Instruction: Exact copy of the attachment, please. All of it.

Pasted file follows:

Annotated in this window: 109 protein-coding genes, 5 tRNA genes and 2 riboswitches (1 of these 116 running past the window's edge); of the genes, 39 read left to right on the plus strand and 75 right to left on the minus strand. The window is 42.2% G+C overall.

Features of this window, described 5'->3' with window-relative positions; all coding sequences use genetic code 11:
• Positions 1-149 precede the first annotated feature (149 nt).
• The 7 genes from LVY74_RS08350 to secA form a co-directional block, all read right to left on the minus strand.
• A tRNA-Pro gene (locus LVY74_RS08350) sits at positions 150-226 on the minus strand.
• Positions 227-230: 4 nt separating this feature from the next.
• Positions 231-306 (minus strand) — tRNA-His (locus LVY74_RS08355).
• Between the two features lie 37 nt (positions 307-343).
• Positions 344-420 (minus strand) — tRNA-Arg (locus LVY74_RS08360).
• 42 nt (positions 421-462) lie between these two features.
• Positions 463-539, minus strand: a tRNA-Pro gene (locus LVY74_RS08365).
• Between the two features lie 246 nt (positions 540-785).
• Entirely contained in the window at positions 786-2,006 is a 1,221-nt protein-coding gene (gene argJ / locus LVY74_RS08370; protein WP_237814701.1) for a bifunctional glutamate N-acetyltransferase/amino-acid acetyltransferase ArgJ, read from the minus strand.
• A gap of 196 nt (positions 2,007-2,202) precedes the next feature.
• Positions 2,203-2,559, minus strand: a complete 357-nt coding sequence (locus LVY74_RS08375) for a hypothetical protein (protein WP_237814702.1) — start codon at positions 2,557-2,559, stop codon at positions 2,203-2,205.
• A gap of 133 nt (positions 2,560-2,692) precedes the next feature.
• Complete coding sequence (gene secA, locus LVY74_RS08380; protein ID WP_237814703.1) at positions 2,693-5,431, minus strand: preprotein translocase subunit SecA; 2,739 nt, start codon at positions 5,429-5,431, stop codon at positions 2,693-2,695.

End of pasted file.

Annotated in this window: 109 protein-coding genes, 5 tRNA genes and 2 riboswitches (1 of these 116 running past the window's edge); of the genes, 39 read left to right on the plus strand and 75 right to left on the minus strand. The window is 42.2% G+C overall.

Features of this window, described 5'->3' with window-relative positions; all coding sequences use genetic code 11:
• Positions 1-149 precede the first annotated feature (149 nt).
• The 7 genes from LVY74_RS08350 to secA form a co-directional block, all read right to left on the minus strand.
• A tRNA-Pro gene (locus LVY74_RS08350) sits at positions 150-226 on the minus strand.
• Positions 227-230: 4 nt separating this feature from the next.
• Positions 231-306 (minus strand) — tRNA-His (locus LVY74_RS08355).
• Between the two features lie 37 nt (positions 307-343).
• Positions 344-420 (minus strand) — tRNA-Arg (locus LVY74_RS08360).
• 42 nt (positions 421-462) lie between these two features.
• Positions 463-539, minus strand: a tRNA-Pro gene (locus LVY74_RS08365).
• Between the two features lie 246 nt (positions 540-785).
• Entirely contained in the window at positions 786-2,006 is a 1,221-nt protein-coding gene (gene argJ / locus LVY74_RS08370; protein WP_237814701.1) for a bifunctional glutamate N-acetyltransferase/amino-acid acetyltransferase ArgJ, read from the minus strand.
• A gap of 196 nt (positions 2,007-2,202) precedes the next feature.
• Positions 2,203-2,559, minus strand: a complete 357-nt coding sequence (locus LVY74_RS08375) for a hypothetical protein (protein WP_237814702.1) — start codon at positions 2,557-2,559, stop codon at positions 2,203-2,205.
• A gap of 133 nt (positions 2,560-2,692) precedes the next feature.
• Complete coding sequence (gene secA, locus LVY74_RS08380; protein ID WP_237814703.1) at positions 2,693-5,431, minus strand: preprotein translocase subunit SecA; 2,739 nt, start codon at positions 5,429-5,431, stop codon at positions 2,693-2,695.